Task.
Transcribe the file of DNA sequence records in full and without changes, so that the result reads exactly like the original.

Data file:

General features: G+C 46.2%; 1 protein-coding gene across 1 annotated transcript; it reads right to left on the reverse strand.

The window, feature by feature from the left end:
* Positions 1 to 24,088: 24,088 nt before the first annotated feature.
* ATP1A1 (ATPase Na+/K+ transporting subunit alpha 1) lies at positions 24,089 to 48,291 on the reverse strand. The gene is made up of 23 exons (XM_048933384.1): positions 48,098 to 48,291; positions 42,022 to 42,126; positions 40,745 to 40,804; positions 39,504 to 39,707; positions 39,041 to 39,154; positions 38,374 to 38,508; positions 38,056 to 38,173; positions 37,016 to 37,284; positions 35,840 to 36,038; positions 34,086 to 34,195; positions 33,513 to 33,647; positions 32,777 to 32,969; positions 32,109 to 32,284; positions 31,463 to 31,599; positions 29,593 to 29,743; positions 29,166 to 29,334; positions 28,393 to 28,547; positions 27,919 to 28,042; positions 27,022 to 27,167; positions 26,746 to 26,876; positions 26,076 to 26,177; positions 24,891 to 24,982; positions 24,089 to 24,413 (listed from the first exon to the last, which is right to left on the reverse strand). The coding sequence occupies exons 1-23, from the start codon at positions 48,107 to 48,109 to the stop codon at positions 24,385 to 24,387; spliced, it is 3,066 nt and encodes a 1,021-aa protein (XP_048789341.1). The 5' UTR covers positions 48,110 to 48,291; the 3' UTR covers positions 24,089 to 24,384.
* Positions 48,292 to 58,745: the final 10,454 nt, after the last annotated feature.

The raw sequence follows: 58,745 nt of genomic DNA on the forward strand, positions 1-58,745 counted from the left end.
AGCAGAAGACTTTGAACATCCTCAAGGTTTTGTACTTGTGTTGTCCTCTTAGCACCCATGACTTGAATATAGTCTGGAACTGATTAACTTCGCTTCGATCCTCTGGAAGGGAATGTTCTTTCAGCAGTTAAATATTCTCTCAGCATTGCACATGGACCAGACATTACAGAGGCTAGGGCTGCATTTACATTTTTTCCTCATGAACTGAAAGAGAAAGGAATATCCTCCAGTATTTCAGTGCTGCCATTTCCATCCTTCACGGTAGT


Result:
General features: G+C 46.2%; 1 protein-coding gene across 1 annotated transcript; it reads right to left on the reverse strand.

The window, feature by feature from the left end:
* Positions 1 to 24,088: 24,088 nt before the first annotated feature.
* ATP1A1 (ATPase Na+/K+ transporting subunit alpha 1) lies at positions 24,089 to 48,291 on the reverse strand. The gene is made up of 23 exons (XM_048933384.1): positions 48,098 to 48,291; positions 42,022 to 42,126; positions 40,745 to 40,804; positions 39,504 to 39,707; positions 39,041 to 39,154; positions 38,374 to 38,508; positions 38,056 to 38,173; positions 37,016 to 37,284; positions 35,840 to 36,038; positions 34,086 to 34,195; positions 33,513 to 33,647; positions 32,777 to 32,969; positions 32,109 to 32,284; positions 31,463 to 31,599; positions 29,593 to 29,743; positions 29,166 to 29,334; positions 28,393 to 28,547; positions 27,919 to 28,042; positions 27,022 to 27,167; positions 26,746 to 26,876; positions 26,076 to 26,177; positions 24,891 to 24,982; positions 24,089 to 24,413 (listed from the first exon to the last, which is right to left on the reverse strand). The coding sequence occupies exons 1-23, from the start codon at positions 48,107 to 48,109 to the stop codon at positions 24,385 to 24,387; spliced, it is 3,066 nt and encodes a 1,021-aa protein (XP_048789341.1). The 5' UTR covers positions 48,110 to 48,291; the 3' UTR covers positions 24,089 to 24,384.
* Positions 48,292 to 58,745: the final 10,454 nt, after the last annotated feature.

The raw sequence follows: 58,745 nt of genomic DNA on the forward strand, positions 1-58,745 counted from the left end.
AGCAGAAGACTTTGAACATCCTCAAGGTTTTGTACTTGTGTTGTCCTCTTAGCACCCATGACTTGAATATAGTCTGGAACTGATTAACTTCGCTTCGATCCTCTGGAAGGGAATGTTCTTTCAGCAGTTAAATATTCTCTCAGCATTGCACATGGACCAGACATTACAGAGGCTAGGGCTGCATTTACATTTTTTCCTCATGAACTGAAAGAGAAAGGAATATCCTCCAGTATTTCAGTGCTGCCATTTCCATCCTTCACGGTAGT